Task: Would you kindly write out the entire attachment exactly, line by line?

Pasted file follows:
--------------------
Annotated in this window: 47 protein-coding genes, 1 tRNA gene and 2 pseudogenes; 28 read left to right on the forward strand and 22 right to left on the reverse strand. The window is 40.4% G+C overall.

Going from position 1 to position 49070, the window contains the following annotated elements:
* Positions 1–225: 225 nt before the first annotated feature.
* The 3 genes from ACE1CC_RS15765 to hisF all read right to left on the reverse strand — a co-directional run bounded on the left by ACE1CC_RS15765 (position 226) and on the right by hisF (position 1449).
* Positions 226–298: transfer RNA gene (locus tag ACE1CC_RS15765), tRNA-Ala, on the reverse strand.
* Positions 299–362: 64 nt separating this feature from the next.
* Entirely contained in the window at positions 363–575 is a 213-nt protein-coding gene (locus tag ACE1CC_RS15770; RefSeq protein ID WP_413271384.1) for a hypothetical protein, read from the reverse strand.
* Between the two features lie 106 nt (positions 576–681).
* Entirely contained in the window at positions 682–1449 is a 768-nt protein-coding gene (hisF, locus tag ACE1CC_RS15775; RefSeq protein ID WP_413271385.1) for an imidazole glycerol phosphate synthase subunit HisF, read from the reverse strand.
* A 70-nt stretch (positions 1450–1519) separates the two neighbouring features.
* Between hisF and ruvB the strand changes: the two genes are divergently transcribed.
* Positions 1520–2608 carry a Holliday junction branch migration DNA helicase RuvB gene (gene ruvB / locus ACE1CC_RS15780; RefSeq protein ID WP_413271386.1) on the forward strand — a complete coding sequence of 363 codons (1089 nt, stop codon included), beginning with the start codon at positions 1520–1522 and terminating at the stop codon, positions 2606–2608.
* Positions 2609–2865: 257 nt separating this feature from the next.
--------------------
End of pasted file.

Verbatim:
Annotated in this window: 47 protein-coding genes, 1 tRNA gene and 2 pseudogenes; 28 read left to right on the forward strand and 22 right to left on the reverse strand. The window is 40.4% G+C overall.

Going from position 1 to position 49070, the window contains the following annotated elements:
* Positions 1–225: 225 nt before the first annotated feature.
* The 3 genes from ACE1CC_RS15765 to hisF all read right to left on the reverse strand — a co-directional run bounded on the left by ACE1CC_RS15765 (position 226) and on the right by hisF (position 1449).
* Positions 226–298: transfer RNA gene (locus tag ACE1CC_RS15765), tRNA-Ala, on the reverse strand.
* Positions 299–362: 64 nt separating this feature from the next.
* Entirely contained in the window at positions 363–575 is a 213-nt protein-coding gene (locus tag ACE1CC_RS15770; RefSeq protein ID WP_413271384.1) for a hypothetical protein, read from the reverse strand.
* Between the two features lie 106 nt (positions 576–681).
* Entirely contained in the window at positions 682–1449 is a 768-nt protein-coding gene (hisF, locus tag ACE1CC_RS15775; RefSeq protein ID WP_413271385.1) for an imidazole glycerol phosphate synthase subunit HisF, read from the reverse strand.
* A 70-nt stretch (positions 1450–1519) separates the two neighbouring features.
* Between hisF and ruvB the strand changes: the two genes are divergently transcribed.
* Positions 1520–2608 carry a Holliday junction branch migration DNA helicase RuvB gene (gene ruvB / locus ACE1CC_RS15780; RefSeq protein ID WP_413271386.1) on the forward strand — a complete coding sequence of 363 codons (1089 nt, stop codon included), beginning with the start codon at positions 1520–1522 and terminating at the stop codon, positions 2606–2608.
* Positions 2609–2865: 257 nt separating this feature from the next.